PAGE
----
20th Century South African Fiction: A Chronology of Apartheid

South African Novels

Activities

Web Links

South African Novels

Gordimer, Nadine. July’s People. New York: Penguin Books, 1981.

An upper-middle class white family is at the mercy of their hired man, July, in a revolutionary world where apartheid has fallen. The reins of power shift as July takes the family from the capital city to safety in his village. The protagonist, Maureen Smales, who considers herself a liberal and a generous employer, now sees how tenuous the balance of power is. Flesch-Kincaid Reading Level: 6.8.

(Contains graphic descriptions of hygiene in a survival situation and a few scenes of marital sex.)  

Paton, Alan. Cry, the Beloved Country. New York: Scribner, 1948.

The classic story of Stephen Kumalo, a black minister whose son errs during the social upheaval in pre-apartheid South Africa. As Kumalo traces his son’s journey from rural village to a life of urban crime, he encounters the collective experiences of both blacks and whites in this explosive setting. Paton pleads for reconciliation of the races as both Kumalo and Jarvis, the father of the man Absalom accidentally kills during a robbery, come to terms wit the compassion necessary to heal their troubled land. Flesch-Kincaid Reading Level: 8.6. (The Center for Learning has a novel curriculum unit with handouts and suggestions for teaching.)

Wicomb, Zoe. You Can’t Get Lost in Cape Town. New York: Feminist Press at the City University of New York, 1987.

A collection of 10 interrelated stories that together work as a novel. Frieda Shenton, the narrator, recounts her life as the child of a respected black teacher and his demanding wife through her early school days to college and beyond in South Africa and England. In middle age, now a writer, she confronts her family’s legacy and decides to return home to a changed South Africa. The stories can also be read individually. Flesch-Kincaid Reading Level: 9.8.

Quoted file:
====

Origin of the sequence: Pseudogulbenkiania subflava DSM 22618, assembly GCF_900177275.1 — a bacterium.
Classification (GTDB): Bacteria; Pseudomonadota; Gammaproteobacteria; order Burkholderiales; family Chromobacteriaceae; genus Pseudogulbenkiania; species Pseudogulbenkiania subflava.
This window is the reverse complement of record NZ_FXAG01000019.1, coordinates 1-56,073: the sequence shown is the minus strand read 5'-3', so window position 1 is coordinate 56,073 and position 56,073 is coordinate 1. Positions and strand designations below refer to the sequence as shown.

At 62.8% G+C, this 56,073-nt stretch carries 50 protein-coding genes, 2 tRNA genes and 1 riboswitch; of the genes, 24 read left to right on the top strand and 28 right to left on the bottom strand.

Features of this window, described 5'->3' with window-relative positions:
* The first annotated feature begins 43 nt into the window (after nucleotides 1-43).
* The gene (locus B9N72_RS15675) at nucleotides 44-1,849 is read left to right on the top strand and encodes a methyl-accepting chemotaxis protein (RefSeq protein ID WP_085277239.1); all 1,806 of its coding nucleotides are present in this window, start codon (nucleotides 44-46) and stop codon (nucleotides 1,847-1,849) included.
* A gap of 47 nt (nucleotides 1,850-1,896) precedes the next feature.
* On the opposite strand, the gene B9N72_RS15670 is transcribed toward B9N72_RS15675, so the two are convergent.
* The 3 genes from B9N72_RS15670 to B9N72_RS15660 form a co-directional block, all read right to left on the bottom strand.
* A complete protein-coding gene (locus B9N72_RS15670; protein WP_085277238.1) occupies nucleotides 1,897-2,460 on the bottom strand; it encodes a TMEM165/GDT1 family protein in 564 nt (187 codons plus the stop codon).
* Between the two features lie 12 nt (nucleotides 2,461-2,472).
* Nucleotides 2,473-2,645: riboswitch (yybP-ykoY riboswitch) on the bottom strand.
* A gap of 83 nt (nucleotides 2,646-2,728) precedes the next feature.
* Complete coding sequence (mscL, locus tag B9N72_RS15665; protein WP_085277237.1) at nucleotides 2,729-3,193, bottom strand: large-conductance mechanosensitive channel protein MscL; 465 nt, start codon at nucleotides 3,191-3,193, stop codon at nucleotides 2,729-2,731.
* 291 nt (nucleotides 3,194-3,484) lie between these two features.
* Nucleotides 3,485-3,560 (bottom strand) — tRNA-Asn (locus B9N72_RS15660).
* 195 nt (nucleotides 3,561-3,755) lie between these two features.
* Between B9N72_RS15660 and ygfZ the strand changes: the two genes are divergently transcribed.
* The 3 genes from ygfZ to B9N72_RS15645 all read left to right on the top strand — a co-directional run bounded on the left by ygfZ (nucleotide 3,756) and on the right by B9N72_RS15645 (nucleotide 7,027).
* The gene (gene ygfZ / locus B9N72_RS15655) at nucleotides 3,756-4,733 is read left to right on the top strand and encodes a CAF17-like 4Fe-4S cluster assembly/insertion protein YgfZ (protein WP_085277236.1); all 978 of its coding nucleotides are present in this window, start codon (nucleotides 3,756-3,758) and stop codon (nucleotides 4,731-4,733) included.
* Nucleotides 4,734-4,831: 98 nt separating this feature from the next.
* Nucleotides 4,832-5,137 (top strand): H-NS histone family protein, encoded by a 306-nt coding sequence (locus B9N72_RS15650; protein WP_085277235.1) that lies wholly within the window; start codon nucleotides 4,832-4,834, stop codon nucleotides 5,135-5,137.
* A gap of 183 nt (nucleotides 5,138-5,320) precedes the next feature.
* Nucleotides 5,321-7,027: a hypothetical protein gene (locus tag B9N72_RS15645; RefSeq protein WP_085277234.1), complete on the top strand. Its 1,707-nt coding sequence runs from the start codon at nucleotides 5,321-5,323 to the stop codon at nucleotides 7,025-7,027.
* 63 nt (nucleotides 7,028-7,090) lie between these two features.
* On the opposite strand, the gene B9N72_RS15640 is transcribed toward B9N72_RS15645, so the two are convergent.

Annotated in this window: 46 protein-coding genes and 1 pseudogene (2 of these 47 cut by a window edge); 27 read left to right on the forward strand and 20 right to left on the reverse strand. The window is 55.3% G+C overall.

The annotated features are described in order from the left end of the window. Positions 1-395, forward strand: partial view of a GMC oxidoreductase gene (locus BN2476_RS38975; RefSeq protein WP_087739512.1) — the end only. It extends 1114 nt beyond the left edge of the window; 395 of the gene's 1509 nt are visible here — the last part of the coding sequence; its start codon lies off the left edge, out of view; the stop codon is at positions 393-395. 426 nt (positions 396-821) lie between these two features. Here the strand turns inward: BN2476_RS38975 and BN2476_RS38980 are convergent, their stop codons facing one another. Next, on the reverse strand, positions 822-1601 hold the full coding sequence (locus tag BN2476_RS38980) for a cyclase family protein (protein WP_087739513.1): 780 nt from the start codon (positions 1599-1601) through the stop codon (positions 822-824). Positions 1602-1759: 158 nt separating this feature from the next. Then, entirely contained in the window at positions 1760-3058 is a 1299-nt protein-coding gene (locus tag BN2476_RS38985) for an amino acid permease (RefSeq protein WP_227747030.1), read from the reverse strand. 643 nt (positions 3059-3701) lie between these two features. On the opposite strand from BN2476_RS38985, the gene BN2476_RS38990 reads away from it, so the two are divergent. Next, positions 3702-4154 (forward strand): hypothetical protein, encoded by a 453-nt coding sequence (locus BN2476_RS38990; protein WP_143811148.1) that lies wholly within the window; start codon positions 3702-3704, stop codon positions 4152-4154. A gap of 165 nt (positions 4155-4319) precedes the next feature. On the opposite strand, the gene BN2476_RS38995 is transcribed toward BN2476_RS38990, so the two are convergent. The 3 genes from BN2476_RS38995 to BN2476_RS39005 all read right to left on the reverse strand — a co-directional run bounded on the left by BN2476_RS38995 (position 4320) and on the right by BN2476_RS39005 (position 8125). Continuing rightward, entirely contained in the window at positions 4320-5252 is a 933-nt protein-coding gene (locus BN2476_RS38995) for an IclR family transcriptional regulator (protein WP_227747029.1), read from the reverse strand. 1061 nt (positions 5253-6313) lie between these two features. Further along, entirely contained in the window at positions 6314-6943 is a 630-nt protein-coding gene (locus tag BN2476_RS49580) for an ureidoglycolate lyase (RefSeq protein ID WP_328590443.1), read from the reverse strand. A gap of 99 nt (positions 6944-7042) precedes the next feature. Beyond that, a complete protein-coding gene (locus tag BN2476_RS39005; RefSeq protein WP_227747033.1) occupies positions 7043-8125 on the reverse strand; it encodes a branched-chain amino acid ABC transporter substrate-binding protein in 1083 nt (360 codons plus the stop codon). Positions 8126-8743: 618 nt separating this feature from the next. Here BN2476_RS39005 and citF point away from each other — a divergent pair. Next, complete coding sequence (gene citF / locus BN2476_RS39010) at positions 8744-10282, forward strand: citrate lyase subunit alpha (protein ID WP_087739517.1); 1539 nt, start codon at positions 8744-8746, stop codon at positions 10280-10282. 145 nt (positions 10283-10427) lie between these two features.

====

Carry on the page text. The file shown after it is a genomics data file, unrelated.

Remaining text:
(Some students may find two of the stories objectionable. In “You Can’t Get Lost in Cape Town,” the title story, Frieda insists on an abortion although her white boyfriend wants to get married. In “Behind the Bougainvillea,” she has indiscriminate sex with an old kaffir friend who had a crush on her in childhood.)

 

Apartheid, the legal system that called for strict separation of the races to preserve white supremacy in South Africa, began in 1948 and officially ended in 1991. These novels trace the chronology of conditions that led to apartheid to the changes in political and social conscience just before its repeal. Cry, the Beloved Country shows the escalation of racial tension among the English, Boers, and native peoples in the 1940s. The book was published in 1948 just before apartheid became law. Published in 1981, July’s People is Gordimer’s visionary world where apartheid comes tumbling down and roles for the races are reversed. Finally, You Can’t Get Lost in Cape Town takes place as apartheid nears repeal; here, the author traces the changes in her protagonist’s life as restrictions gradually lessen and opportunities for “coloured” people become more open.

Although these books are on seemingly simple reading levels, the dialect, ambiguity of dialogue, shifting point of view and voice make them challenging. The ending of July’s People and You Can’t Get Lost in Cape Town are purposefully ambiguous, posing a clear challenge for high school students. Paton and Wicomb include helpful glossaries of Afrikaans words, but Gordimer does not.

 

 

Suggested Student Activities  

As well as traditional essays on theme, plot, characterization, etc., the following assignments incorporate content areas for research, oral skills, group learning, and creative and practical writing:

 

  1. A class discussion on the challenging nature of these books is essential. What makes these novels difficult or ambiguous? Have students cite and then discuss sections where point of view, chronology, and setting change. Also look at examples of native dialogue that can be taken at different levels of meaning.